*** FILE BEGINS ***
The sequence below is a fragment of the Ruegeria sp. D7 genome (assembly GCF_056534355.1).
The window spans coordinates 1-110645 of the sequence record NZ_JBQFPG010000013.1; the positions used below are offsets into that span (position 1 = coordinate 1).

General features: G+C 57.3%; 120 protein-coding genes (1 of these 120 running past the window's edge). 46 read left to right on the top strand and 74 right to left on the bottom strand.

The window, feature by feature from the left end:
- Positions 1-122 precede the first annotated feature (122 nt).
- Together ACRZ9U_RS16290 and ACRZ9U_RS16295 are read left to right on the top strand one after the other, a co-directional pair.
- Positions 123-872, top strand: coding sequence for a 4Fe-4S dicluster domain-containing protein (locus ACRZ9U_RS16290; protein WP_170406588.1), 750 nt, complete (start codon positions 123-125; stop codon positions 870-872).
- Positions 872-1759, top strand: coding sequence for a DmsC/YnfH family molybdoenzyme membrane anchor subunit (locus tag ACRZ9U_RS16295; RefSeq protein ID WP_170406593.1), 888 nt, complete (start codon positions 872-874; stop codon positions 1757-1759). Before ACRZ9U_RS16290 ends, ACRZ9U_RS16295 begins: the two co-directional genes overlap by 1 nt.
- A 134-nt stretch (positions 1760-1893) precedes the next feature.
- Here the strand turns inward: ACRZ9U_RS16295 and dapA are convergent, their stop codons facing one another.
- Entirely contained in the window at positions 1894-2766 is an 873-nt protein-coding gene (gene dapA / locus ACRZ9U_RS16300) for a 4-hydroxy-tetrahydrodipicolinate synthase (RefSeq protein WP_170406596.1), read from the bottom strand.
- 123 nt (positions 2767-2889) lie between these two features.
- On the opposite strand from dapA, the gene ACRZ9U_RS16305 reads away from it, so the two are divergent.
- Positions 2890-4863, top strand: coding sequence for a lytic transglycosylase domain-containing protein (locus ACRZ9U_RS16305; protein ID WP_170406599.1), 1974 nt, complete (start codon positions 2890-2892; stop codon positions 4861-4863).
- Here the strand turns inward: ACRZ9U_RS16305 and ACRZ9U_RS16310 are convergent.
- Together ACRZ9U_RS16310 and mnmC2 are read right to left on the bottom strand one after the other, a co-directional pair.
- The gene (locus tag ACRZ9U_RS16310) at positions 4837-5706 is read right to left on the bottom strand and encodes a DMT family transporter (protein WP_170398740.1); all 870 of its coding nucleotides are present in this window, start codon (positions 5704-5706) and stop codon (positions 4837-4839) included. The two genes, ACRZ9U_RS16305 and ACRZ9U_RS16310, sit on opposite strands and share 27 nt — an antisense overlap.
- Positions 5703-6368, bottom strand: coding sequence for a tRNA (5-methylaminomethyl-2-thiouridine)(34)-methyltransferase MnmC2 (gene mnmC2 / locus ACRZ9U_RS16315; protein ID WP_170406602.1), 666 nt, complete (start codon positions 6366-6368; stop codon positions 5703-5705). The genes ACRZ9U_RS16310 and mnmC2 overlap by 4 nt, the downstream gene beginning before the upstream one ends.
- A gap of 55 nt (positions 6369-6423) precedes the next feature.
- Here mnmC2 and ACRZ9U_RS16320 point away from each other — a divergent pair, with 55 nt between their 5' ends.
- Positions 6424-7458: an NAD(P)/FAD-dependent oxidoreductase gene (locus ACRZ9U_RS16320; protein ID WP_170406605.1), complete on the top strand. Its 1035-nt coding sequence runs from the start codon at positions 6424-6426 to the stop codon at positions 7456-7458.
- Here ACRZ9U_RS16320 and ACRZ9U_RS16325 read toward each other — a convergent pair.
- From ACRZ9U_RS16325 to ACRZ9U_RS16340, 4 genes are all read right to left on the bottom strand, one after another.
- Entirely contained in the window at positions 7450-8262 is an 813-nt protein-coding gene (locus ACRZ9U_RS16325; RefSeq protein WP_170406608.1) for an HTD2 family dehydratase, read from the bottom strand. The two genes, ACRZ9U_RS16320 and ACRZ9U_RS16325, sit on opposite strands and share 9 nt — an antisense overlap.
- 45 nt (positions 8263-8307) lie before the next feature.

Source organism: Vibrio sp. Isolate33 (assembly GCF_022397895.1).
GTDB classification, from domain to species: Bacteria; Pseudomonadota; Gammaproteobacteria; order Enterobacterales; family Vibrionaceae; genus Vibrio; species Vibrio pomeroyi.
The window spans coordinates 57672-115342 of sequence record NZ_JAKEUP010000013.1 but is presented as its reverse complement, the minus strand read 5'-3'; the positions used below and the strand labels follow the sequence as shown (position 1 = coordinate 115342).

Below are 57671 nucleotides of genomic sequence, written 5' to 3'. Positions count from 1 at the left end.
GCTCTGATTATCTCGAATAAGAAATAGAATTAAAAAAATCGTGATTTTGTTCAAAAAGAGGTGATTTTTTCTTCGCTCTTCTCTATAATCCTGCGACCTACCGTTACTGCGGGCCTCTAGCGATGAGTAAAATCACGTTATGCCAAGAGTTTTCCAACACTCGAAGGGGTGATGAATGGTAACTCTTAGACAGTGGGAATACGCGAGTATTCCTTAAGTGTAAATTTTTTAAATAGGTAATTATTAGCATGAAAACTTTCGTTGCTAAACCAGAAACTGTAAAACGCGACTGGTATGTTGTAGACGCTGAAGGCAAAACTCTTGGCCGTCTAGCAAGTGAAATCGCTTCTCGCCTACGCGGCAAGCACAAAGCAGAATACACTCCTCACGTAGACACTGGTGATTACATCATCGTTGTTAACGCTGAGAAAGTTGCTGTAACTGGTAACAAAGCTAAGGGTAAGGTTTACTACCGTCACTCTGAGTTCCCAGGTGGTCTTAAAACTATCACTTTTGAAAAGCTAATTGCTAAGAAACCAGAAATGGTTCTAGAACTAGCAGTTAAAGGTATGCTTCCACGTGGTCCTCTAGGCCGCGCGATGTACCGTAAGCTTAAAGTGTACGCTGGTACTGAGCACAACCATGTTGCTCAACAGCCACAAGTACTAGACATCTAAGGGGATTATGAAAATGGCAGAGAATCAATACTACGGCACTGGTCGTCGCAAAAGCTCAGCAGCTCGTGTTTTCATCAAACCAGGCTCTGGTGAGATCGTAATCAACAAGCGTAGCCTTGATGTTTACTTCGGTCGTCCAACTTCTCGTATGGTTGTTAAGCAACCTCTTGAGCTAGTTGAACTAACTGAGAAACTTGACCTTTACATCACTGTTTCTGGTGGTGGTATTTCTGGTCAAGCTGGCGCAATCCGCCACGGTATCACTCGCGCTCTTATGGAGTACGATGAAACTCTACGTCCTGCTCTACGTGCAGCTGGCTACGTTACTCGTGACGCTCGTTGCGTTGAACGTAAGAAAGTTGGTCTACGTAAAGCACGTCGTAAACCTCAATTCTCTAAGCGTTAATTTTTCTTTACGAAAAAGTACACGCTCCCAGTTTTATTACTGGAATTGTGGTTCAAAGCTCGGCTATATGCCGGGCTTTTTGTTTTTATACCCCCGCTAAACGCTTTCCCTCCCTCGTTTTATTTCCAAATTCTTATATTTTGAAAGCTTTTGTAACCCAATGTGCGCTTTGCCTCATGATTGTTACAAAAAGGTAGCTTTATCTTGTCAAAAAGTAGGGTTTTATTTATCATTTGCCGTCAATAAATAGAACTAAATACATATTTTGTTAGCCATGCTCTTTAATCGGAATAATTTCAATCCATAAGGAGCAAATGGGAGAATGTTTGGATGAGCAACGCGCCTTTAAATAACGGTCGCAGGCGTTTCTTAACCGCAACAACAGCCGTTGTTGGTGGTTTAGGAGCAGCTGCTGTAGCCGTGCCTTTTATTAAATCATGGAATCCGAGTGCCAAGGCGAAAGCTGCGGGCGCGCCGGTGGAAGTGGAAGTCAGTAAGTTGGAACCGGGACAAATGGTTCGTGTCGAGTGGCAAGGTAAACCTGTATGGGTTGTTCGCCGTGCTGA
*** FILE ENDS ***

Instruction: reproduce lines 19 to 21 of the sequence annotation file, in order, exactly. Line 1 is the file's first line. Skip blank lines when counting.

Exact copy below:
- A gap of 55 nt (positions 6369-6423) precedes the next feature.
- Here mnmC2 and ACRZ9U_RS16320 point away from each other — a divergent pair, with 55 nt between their 5' ends.
- Positions 6424-7458: an NAD(P)/FAD-dependent oxidoreductase gene (locus ACRZ9U_RS16320; protein ID WP_170406605.1), complete on the top strand. Its 1035-nt coding sequence runs from the start codon at positions 6424-6426 to the stop codon at positions 7456-7458.